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duel on and it has all of the ingredients one could possibly want and hollywood couldn't figure out what to do with it." lin manuel-miranda, at the end of the second chapter knew exactly what he wanted to do with it. brian: in your book, in the back, in the acknowledgements, you say that there was a study underway to try to find out whether alexander hamilton was a black. ron: right. brian: and you said, the information is going to come later. what happened? ron: right. well, what happened was this, i discovered from geneticists that if i had direct male hamilton descendants, that is descendants who were guys who had the hamilton name, i had them swabbing at their mouths and then sending the swabs off to a lab for genetic testing. and the results were inconclusive. i was thinking to myself frankly, wouldn't it be great
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for race relations in this country if we suddenly had a bi-racial founding father, but doing it was very inspective for me because it made me realize that race, which we in america tend to think of as something very precise and distinct becomes very nebulous on the genetic level. it turns out we have the so-called racists have much more in common with each other than differences, so to kind of look at the genetic material from someone and try to determine what race they were was very difficult. but you know, when hamilton came to north america, he was illegitimate and he always said, you know, my birth has been the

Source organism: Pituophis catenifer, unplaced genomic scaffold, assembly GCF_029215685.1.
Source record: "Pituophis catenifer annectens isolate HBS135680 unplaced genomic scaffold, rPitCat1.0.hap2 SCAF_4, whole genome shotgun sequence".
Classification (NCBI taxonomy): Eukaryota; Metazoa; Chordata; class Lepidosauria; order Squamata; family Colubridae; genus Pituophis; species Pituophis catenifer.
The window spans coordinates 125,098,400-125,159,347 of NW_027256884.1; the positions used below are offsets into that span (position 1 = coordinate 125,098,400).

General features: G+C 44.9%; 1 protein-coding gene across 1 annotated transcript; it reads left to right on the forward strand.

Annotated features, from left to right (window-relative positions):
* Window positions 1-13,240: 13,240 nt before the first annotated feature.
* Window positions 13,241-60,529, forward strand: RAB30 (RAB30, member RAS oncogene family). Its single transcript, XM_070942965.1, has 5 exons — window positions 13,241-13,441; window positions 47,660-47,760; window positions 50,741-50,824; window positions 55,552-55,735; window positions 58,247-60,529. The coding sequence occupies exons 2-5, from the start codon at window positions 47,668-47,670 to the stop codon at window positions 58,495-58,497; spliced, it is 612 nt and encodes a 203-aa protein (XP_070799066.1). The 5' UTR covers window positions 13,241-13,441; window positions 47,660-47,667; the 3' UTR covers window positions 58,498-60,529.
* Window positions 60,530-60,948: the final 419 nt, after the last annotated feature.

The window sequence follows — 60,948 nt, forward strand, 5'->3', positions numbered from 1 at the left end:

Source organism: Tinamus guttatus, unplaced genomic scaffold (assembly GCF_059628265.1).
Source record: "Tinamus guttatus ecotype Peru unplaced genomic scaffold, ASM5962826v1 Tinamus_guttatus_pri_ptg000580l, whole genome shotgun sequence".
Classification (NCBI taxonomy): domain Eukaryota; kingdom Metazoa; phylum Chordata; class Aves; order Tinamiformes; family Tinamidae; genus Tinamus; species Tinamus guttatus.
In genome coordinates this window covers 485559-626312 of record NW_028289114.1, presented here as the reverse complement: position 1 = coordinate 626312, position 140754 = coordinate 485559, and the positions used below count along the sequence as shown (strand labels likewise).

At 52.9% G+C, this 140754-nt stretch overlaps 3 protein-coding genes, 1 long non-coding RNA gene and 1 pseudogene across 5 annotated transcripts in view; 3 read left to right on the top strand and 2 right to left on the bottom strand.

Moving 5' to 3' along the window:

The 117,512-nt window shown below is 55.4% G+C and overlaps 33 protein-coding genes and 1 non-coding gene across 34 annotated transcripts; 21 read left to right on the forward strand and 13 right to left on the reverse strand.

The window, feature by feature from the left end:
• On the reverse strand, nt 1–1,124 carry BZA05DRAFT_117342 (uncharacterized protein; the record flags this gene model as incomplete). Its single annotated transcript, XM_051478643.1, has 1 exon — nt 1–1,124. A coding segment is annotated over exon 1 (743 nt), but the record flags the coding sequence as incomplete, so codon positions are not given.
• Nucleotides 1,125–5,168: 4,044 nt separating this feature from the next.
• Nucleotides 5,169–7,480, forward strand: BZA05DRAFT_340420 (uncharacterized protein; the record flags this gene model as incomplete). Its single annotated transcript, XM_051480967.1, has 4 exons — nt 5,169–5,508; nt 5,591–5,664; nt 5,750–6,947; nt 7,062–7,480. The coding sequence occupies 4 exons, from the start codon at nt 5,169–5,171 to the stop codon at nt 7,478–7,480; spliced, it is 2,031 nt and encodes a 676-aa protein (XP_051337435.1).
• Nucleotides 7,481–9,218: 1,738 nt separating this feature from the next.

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subject of the most humiliating criticisms. he was always stung be references to his illegitimacy, but there was also in the press, john adams called him the croix bastard. there were a lot of different references to his racial makeup for the simple reason that very often, when young people came from the caribbean in those years, it could be in islands where sugar and cotton slave plantations. it was not unusual for them to be the product of a union between a white master and a female slave. but hamilton, we have a lot of paintings of him. his coloring was very kind of ruddy and scottish, so not apparent from first looking at the pictures of him that he would have been bi-racial and so, i think that as i tell in the book, his father may not have been james hamilton, it may have been a man named thomas stevens as opposed to hamilton as many people remark in later years. hamilton is a best friend from boyhood. he was someone named ned stevens who became a very imminent doctor and everyone who knew hamilton who then suddenly had